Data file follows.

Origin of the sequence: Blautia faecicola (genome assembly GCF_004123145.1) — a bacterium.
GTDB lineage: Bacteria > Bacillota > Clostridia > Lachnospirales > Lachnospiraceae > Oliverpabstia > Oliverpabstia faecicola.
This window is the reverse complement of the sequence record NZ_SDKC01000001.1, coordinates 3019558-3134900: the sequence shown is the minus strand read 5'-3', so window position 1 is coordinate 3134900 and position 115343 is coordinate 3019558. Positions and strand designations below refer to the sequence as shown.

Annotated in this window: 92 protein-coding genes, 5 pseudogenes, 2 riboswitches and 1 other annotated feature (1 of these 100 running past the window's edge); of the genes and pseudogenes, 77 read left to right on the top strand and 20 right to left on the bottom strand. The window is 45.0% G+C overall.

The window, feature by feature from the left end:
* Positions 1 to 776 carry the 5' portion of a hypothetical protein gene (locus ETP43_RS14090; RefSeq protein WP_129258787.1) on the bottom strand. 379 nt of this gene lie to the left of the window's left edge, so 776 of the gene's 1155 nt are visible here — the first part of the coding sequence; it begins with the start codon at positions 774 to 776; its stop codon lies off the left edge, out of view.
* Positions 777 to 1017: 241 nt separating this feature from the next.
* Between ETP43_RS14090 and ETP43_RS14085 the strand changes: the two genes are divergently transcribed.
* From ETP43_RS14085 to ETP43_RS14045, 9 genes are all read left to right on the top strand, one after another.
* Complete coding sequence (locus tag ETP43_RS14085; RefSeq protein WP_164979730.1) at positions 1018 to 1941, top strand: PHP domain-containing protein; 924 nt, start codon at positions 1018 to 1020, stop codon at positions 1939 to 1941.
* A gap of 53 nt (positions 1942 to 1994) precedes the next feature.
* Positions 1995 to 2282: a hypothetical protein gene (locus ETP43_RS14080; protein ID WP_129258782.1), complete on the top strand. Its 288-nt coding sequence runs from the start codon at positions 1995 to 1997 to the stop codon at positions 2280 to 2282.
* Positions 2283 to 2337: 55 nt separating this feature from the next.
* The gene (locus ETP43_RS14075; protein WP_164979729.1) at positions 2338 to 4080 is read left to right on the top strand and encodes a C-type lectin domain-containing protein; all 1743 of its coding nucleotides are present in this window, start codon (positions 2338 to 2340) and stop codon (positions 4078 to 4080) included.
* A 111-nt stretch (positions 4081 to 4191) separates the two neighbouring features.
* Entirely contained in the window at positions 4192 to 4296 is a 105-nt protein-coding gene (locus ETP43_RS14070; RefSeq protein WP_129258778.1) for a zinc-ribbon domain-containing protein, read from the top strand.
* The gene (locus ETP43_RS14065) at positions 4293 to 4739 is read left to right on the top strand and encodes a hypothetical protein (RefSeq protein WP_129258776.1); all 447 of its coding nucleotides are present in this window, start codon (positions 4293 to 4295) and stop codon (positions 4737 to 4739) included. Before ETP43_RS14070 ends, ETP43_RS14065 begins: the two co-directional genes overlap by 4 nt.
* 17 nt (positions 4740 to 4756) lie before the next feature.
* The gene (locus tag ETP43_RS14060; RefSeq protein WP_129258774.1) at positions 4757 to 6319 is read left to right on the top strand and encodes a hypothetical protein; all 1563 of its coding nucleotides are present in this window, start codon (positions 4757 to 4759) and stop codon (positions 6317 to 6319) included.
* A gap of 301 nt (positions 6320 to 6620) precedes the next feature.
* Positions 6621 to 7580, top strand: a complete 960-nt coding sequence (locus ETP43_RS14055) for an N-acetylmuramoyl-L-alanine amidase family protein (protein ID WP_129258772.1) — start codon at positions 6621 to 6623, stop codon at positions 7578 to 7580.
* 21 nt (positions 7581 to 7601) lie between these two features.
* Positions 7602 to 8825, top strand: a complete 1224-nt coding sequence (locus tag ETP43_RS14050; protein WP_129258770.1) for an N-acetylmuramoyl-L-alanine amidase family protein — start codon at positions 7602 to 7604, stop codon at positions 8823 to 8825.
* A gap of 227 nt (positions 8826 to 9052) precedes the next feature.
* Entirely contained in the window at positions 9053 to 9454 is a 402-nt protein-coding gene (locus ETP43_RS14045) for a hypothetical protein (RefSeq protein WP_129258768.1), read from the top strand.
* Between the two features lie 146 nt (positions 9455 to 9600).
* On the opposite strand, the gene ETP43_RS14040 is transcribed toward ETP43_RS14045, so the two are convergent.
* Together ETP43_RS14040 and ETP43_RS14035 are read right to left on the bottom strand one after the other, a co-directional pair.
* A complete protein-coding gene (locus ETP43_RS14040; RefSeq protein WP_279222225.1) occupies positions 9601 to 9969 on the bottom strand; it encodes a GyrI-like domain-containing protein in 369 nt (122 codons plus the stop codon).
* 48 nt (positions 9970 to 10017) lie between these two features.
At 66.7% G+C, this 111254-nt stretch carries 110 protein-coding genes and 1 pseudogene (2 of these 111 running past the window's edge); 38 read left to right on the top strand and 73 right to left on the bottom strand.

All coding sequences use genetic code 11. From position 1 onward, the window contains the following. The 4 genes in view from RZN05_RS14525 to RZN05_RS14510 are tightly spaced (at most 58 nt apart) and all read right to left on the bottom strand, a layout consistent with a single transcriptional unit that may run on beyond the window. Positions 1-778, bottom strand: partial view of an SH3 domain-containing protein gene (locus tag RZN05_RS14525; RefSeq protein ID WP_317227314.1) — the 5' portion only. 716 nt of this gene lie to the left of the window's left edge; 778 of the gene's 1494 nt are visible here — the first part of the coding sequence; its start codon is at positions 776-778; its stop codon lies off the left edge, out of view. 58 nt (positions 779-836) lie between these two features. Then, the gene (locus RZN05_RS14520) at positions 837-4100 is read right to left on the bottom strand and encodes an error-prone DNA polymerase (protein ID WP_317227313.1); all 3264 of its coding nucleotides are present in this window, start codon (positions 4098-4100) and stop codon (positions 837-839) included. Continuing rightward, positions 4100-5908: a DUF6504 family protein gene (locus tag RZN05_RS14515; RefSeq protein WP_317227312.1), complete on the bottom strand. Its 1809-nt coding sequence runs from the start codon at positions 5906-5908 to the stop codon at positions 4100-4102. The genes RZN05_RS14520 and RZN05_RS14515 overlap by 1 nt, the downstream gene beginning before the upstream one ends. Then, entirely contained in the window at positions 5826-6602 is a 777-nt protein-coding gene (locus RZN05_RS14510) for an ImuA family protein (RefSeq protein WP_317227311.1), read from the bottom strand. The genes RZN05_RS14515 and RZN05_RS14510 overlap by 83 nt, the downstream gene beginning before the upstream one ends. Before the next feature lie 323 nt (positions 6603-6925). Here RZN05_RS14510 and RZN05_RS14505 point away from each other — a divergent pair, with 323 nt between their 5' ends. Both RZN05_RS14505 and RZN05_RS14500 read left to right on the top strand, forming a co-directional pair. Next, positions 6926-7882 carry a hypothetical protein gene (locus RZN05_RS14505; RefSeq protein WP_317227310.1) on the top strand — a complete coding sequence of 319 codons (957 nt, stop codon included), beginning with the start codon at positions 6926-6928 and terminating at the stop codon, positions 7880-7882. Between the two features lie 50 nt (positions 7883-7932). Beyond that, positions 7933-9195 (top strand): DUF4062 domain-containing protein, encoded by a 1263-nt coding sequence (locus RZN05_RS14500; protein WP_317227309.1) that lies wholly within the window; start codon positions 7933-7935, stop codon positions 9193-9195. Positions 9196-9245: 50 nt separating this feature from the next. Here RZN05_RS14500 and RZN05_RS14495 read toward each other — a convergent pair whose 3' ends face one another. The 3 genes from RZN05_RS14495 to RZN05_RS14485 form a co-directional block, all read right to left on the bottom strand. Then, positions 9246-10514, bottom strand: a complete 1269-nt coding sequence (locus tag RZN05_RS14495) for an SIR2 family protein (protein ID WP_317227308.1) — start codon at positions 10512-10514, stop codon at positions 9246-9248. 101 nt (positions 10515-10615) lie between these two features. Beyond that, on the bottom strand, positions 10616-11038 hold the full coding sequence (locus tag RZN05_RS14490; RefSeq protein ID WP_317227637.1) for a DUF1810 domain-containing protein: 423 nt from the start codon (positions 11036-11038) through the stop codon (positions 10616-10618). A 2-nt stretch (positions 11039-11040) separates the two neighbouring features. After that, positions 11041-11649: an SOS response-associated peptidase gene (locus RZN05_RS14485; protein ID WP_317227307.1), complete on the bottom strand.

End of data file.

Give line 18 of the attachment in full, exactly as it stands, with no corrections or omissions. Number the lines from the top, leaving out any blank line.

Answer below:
* 17 nt (positions 4740 to 4756) lie before the next feature.